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ZPett
Novice
1,179 Views

Multi-core performance vs single-core performance.

I went to college for computer programming and if there is anything I have learnt from my efforts to make better more optimized programs it is this:

Many cores is not all you need. You need both single core performance and multi core availability to achieve better running programs. One of the reasons I just bought an Intel 9th gen CPU over an AMD was because of their exceptional single-core performance and somewhat good multi-core performance ratio.

What I have learnt in my multi-core programming experiences:

If you write a program to run in parallel and across multiple cores, it always has to branch from a single process called a host process. The host process then generates child processes that run in parallel with each other across the cores. The host process usually needs to manage the returns of the child processes by waiting or watching for specific results from each of the child processes. This means the host process might have to be running loops and constantly cycling through the child processes to check for specific return values. If you don't have good single core performance, there will be a major bottleneck in the multiprocessing program. It got me thinking why you "Intel" haven't made a consumer level motherboard architecture "chip-set" that has 2 CPU sockets where one chip is a fat single core at a high clock rate and the other chip is a dense multi-cored chip at a lower clock rate. It seems the more cores, the more heat so the clocks have to drop. On the single-cored chip at 10 nano-meters you will have more room to spread the transistors out so the juice flowing through isn't so concentrated which would help it dissipate the heat better and enable you to achieve much higher clock speeds. To reduce the latency between the chips, why not try sandwiching the motherboard with a chip directly across from each other on either side? Of course this would require a custom case with a hole behind the motherboard area where the CPU is like the Corsair Air 540. Anyways, I believe this would really help balance the performance of a computer system. The AMD thread-ripper with 32 cores is nice, but why doesn't its performance evenly scale in speed by all the cores that are added? The reason is the single core performance bottleneck that is happening. There is a host process that initiates, controls and finalizes a parallel program operation and if it is running just as fast as the other cores (especially if there are many) it can cause a bottleneck.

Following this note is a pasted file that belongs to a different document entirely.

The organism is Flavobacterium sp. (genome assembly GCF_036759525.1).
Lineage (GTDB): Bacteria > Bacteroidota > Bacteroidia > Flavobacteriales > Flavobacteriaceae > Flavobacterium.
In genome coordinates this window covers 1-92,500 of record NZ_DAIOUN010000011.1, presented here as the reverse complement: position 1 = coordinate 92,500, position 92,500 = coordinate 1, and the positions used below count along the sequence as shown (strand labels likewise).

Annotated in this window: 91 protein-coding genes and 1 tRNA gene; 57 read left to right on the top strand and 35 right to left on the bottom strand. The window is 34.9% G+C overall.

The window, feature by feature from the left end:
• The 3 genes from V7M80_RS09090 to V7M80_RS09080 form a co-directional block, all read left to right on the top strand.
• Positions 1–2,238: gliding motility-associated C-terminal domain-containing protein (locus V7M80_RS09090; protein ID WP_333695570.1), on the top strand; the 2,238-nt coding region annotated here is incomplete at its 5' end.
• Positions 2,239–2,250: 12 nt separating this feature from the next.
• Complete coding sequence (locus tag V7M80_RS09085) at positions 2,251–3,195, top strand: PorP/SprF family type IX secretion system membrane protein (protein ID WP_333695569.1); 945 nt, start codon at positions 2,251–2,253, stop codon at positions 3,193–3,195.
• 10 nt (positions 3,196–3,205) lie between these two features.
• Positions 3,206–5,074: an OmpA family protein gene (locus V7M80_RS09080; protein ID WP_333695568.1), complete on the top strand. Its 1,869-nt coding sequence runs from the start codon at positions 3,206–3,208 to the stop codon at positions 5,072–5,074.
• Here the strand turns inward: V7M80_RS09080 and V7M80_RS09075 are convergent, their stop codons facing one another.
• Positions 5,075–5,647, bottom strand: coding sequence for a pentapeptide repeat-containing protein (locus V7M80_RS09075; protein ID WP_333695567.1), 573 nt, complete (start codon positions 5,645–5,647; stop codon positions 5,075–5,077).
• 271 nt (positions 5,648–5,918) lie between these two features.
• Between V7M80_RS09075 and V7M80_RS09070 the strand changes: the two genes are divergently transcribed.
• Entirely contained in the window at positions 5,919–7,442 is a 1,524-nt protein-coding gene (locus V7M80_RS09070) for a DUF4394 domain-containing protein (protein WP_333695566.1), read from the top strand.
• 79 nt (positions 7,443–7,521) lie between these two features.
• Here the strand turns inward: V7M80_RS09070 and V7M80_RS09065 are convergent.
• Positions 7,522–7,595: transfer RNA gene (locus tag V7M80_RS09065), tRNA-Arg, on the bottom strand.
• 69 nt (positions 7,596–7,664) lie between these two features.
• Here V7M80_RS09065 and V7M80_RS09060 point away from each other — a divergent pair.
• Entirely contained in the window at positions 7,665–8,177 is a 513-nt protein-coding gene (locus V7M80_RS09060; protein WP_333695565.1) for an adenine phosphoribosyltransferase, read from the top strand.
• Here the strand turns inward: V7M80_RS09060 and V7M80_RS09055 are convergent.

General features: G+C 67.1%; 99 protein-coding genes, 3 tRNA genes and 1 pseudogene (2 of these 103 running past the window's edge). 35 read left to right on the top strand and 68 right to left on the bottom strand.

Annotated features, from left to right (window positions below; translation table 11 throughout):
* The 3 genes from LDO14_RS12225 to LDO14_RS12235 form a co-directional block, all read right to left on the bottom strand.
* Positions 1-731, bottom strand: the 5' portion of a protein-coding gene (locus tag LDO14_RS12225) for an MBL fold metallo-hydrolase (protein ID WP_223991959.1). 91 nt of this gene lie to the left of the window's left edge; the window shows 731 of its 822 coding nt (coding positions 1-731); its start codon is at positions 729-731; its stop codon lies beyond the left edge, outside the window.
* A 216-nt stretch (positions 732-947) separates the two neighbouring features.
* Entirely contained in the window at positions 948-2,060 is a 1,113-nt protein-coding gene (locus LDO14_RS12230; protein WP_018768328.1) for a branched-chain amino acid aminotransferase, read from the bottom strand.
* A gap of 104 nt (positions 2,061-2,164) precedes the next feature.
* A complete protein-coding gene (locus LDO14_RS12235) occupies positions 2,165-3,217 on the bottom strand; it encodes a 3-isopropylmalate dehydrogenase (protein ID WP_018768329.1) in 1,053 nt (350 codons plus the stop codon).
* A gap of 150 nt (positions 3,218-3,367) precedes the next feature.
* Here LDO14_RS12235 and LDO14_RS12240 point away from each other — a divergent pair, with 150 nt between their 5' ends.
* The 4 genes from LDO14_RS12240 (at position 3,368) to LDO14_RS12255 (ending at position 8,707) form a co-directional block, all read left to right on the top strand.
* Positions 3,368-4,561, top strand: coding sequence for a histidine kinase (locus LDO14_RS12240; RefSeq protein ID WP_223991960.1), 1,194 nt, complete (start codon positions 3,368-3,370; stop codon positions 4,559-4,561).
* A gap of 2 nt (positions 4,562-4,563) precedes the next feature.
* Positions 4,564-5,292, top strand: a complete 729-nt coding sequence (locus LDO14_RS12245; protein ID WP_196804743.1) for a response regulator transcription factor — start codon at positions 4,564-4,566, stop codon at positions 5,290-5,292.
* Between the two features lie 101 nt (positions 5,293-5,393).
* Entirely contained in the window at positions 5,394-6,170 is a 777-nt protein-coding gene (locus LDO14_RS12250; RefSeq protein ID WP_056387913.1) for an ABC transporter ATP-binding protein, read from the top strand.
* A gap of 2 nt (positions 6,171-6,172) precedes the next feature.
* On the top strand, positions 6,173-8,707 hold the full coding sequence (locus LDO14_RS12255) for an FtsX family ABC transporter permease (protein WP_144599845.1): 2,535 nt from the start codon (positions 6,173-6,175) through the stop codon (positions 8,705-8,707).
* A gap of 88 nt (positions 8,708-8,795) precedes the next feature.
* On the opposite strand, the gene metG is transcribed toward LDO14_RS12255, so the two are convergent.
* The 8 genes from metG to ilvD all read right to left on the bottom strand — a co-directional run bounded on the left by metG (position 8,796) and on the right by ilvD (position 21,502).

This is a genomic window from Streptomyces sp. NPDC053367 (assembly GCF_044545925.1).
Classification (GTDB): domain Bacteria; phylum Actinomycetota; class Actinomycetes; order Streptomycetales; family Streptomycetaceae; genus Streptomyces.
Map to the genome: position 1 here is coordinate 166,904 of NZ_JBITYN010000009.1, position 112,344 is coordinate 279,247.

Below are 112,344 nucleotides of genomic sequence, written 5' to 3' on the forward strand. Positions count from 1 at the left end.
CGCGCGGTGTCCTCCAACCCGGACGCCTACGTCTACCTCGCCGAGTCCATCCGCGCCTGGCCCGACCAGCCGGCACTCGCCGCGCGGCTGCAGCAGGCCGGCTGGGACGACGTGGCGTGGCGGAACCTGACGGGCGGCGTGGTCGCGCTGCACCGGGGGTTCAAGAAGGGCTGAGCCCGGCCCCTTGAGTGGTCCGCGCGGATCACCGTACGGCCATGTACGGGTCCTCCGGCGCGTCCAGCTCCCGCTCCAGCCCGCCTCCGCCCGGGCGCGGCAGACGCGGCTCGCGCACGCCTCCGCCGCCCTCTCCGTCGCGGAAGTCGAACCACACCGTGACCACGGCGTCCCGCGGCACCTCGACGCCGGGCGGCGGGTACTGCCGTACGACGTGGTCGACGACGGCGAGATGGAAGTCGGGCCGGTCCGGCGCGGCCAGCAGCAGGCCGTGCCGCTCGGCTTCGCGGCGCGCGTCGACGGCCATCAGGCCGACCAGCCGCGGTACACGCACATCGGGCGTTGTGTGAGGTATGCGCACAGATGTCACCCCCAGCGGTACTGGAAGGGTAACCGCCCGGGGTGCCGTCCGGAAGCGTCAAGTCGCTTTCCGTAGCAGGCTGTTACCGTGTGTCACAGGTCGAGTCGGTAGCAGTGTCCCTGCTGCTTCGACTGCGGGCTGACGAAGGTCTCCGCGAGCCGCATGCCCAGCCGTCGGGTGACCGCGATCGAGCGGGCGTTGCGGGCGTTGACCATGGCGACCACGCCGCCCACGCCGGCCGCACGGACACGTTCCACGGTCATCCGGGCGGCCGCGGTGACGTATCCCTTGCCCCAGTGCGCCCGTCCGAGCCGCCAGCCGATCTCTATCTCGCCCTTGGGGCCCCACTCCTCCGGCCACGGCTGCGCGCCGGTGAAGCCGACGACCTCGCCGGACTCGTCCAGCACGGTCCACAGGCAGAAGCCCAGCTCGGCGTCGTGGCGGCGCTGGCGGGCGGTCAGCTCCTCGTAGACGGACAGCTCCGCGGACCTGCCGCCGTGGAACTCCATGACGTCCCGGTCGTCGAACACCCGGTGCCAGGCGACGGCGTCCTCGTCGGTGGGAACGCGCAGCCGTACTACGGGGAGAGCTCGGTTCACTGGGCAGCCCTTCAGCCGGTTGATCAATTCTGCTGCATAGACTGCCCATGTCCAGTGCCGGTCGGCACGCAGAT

Since the nature of a chip is basically to route and process a binary flow of voltage, then a binary tree is how the chip core hierarchy should be structured. Have 1 big and fast core, then 8 that are 1/8 as big and fast, then 64....so on and so forth. They haven't tried a Sierpinski carpet core pattern yet? Give me a break... The billionaires and military's save the good stuff for themselves. That's where this all came from right?

 

Having 2 chips on the same board at different clocks would most likely need 2 separate memory controllers and 2 separate memory types and speeds which could also require an OS to be rewritten to handle it. I don't know a whole lot about computer architecture and this could just cause a myriad of issues and could be completely ridiculous but I'm just trying to give you guys some new ideas.

 

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2 Replies
RAJU2529
New Contributor III
186 Views

thanks for the article , mostly you are research student , go further , wish you all the best.

According to your point , what type of processor would you recommend to the consumer , please mention names of processor models

ZPett
Novice
186 Views

Depends what they need to compute because Intel and AMD have chips made for different tasks and there really isn't a chip that you can get the best of both worlds from yet. So the answer is an if, else statement.

I do intense computing and rendering in 3D applications like Blender but I also like to play games occasionally at max settings. I would need different specs in 2 different computers to do both effectively.

There are so many tiers of chips specific for different computing needs and it seems that that margin is increasing. I believe the answer to narrow it is the type of thinking from what I typed above. Why create twice as much junk after 8 years of outdated hardware if you don't need to?

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